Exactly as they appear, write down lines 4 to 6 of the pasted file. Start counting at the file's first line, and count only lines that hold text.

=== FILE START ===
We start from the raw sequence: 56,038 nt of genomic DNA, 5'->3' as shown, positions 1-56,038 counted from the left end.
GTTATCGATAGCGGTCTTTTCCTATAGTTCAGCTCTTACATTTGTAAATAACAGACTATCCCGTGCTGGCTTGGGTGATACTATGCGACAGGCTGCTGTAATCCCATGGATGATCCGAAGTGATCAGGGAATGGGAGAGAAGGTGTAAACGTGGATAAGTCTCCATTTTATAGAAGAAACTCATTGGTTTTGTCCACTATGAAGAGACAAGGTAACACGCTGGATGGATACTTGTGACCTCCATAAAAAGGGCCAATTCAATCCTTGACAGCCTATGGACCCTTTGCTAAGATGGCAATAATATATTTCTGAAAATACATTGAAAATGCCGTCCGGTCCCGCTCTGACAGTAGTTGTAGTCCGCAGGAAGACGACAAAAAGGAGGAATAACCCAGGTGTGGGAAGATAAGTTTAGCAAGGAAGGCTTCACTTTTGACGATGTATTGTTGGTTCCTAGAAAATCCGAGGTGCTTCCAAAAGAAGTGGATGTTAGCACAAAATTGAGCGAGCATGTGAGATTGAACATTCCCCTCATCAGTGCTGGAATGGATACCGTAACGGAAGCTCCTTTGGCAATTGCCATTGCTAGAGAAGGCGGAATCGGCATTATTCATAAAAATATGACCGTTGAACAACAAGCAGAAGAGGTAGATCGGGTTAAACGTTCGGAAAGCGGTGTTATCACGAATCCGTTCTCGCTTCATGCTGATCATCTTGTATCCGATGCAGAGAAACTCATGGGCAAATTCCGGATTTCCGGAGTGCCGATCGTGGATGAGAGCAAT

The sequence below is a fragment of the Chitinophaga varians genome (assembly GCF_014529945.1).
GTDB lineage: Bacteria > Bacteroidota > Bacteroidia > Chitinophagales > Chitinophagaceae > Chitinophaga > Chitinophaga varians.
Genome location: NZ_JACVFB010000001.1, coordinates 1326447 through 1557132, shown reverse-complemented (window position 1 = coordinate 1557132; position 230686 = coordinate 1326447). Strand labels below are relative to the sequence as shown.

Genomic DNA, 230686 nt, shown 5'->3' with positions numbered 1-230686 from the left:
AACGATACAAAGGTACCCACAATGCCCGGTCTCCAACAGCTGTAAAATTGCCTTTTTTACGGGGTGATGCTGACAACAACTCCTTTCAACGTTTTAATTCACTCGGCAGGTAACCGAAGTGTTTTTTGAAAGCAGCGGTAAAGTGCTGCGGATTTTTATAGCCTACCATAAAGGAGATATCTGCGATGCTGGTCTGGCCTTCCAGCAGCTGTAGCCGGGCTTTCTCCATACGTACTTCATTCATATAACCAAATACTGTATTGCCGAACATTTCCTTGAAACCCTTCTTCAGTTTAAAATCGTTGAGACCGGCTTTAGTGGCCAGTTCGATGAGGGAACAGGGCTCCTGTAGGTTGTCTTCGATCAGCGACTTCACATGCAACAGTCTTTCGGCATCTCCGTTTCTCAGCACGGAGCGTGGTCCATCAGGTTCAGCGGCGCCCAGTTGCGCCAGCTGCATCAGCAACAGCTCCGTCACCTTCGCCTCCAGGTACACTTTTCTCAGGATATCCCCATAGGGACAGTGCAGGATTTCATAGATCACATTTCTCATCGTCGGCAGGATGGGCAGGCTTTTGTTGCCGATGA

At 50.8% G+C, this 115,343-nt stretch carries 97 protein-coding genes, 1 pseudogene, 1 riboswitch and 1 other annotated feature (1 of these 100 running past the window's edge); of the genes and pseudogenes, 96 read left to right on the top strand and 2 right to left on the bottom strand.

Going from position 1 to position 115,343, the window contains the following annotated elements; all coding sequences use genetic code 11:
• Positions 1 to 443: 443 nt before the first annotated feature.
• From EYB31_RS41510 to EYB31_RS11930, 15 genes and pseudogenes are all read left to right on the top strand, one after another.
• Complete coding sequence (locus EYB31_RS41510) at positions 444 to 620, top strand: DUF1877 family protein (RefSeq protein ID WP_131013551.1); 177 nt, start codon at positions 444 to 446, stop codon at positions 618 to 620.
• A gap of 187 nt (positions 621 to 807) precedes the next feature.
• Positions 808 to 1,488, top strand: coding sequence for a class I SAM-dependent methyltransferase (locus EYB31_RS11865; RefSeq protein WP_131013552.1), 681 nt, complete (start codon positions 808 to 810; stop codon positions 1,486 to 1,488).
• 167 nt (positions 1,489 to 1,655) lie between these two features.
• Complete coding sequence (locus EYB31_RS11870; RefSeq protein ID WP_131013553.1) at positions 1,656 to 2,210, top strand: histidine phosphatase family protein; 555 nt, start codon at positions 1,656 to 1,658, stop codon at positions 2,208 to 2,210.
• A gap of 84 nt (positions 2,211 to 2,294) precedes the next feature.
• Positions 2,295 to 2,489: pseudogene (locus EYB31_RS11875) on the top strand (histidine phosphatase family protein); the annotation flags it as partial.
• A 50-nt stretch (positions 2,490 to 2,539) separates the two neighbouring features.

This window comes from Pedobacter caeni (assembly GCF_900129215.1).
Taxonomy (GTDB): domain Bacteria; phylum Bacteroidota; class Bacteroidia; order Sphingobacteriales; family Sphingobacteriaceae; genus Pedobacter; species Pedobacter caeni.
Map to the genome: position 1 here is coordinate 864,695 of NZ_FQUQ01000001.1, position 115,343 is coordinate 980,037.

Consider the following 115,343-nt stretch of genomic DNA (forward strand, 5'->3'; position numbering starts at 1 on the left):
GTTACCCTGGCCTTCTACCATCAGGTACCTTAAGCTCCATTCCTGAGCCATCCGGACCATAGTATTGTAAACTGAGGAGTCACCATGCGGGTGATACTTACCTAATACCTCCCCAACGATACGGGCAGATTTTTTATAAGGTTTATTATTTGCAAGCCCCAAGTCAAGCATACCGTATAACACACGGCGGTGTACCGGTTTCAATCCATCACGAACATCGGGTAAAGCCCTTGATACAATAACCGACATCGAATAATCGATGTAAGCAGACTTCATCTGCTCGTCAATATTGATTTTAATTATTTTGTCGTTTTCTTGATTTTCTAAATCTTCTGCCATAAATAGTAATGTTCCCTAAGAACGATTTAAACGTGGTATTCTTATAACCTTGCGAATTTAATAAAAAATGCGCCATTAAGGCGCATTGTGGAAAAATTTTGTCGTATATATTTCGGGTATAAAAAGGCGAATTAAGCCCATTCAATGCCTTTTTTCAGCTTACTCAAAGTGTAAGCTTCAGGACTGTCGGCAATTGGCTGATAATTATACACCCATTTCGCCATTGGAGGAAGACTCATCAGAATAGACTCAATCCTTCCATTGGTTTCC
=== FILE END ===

GTDB lineage: Bacteria > Bacteroidota > Bacteroidia > Chitinophagales > Chitinophagaceae > Chitinophaga > Chitinophaga varians.
Genome location: NZ_JACVFB010000001.1, coordinates 1326447 through 1557132, shown reverse-complemented (window position 1 = coordinate 1557132; position 230686 = coordinate 1326447). Strand labels below are relative to the sequence as shown.

Genomic DNA, 230686 nt, shown 5'->3' with positions numbered 1-230686 from the left: